Impact of Learning Styles, Preferences, and Strategies on Teaching and Learning
Knowledge of individual learning styles is important because they have a strong impact on the academic performance of learners. Moreover, preferred learning strategies influence teaching as well as learning. Thus, a cross-sectional study by Kharb, Samanta, Jindal, and Singh (2013) reveals that most of the first-year medical students (61%) demonstrate multimodal VARK preferences. It means that they can use different strategies to learn successfully. Within this cohort, almost a half (41%) prefer bimodal modes of perceiving the information while there are also individuals with trimodal and quadrimodal models (Kharb et al., 2013). Another group (39%) of experiment participants demonstrate a unimodal learning preference.
These preferences have an impact on the teaching methodology. For example, practical classes are mentioned as preferable by 39% of students (Kharb et al., 2013). An important finding of this study is that the effectiveness cannot be achieved through a single approach. Nevertheless, the study by Ojeh et al. (2017) did not reveal any associations of learning styles with academic performance. This research proved for many students, there were significant differences in perceived and assessed learning style preferences. It means that many learners cannot evaluate their preferences and thus can be less effective than they can be. Still, the majority of students are aware of their learning style preferences. This information can be applied by teachers to select appropriate teaching strategies.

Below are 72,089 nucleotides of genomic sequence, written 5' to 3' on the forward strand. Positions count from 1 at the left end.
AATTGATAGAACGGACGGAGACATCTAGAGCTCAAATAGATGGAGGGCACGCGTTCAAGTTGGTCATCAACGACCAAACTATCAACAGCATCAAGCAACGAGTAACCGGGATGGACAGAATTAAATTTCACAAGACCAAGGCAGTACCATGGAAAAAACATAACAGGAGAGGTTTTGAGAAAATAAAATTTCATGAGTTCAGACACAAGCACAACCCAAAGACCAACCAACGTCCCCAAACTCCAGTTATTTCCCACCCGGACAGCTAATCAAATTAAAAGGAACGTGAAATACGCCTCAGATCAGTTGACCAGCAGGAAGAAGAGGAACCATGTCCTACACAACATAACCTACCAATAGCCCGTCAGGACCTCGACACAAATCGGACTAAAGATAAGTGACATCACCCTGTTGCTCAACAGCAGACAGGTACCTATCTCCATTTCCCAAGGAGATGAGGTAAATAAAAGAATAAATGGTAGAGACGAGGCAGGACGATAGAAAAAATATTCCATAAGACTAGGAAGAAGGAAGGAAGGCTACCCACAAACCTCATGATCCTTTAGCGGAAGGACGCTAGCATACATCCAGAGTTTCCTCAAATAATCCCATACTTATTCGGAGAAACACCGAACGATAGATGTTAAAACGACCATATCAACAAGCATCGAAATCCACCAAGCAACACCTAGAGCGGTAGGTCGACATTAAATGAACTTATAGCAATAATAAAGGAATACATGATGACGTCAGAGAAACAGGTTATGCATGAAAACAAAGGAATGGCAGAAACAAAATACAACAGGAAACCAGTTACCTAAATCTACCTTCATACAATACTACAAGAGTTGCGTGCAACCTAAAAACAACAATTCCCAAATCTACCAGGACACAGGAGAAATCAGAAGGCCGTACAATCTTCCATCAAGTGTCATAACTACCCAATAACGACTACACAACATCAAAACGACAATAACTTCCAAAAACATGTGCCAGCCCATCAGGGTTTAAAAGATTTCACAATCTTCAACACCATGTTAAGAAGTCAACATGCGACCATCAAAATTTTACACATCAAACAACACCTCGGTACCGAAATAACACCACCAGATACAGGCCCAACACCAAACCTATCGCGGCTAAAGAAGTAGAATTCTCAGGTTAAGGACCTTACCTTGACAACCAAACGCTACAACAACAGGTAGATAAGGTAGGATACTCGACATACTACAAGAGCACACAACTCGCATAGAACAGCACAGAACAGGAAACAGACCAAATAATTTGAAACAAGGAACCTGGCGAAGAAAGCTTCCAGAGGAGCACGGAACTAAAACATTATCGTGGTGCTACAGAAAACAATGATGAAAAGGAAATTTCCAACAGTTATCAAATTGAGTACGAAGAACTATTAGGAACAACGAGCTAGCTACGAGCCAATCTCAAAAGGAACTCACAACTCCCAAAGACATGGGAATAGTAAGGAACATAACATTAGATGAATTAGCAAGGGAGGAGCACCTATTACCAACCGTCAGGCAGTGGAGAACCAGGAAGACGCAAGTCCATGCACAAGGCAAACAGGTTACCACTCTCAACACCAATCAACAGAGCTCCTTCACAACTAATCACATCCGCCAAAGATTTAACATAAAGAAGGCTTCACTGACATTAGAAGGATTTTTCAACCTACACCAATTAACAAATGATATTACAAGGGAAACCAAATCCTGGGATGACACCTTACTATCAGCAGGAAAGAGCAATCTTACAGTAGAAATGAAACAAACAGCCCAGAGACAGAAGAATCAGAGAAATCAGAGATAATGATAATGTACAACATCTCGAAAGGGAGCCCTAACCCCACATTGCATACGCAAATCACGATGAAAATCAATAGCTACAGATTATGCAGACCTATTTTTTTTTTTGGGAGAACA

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To summarizing, it should be mentioned that the definition of the preferred learning strategies is a significant component of the educational process. Considering the fact that the quality of knowledge the student gets is a primary goal of education, the awareness of students’ preferences can contribute to developing teaching strategies that meet the needs and preferences of students. Therefore, the defined learning style preferences determine the choice of teaching strategies thus contributing to the improvement of students’ performance and increase in their involvement in the educational process.
Kharb, P., Samanta, P.P., Jindal, M., & Singh, V. (2013). The learning styles and the preferred teaching–learning strategies of first year medical students. Journal of Clinical and Diagnostic Research, 7(6), 1089-1092.
Oleh, N., Sobers-Grannum, N., Gaur, U., Udupa, A., & Majumder, A. A. (2017). Learning style preferences: A study of pre-clinical medical students in Barbados. Journal of Advances in Medical Education and Professionalism, 5(4), 185-194.
Kinesthetic strategies. (2018). Web.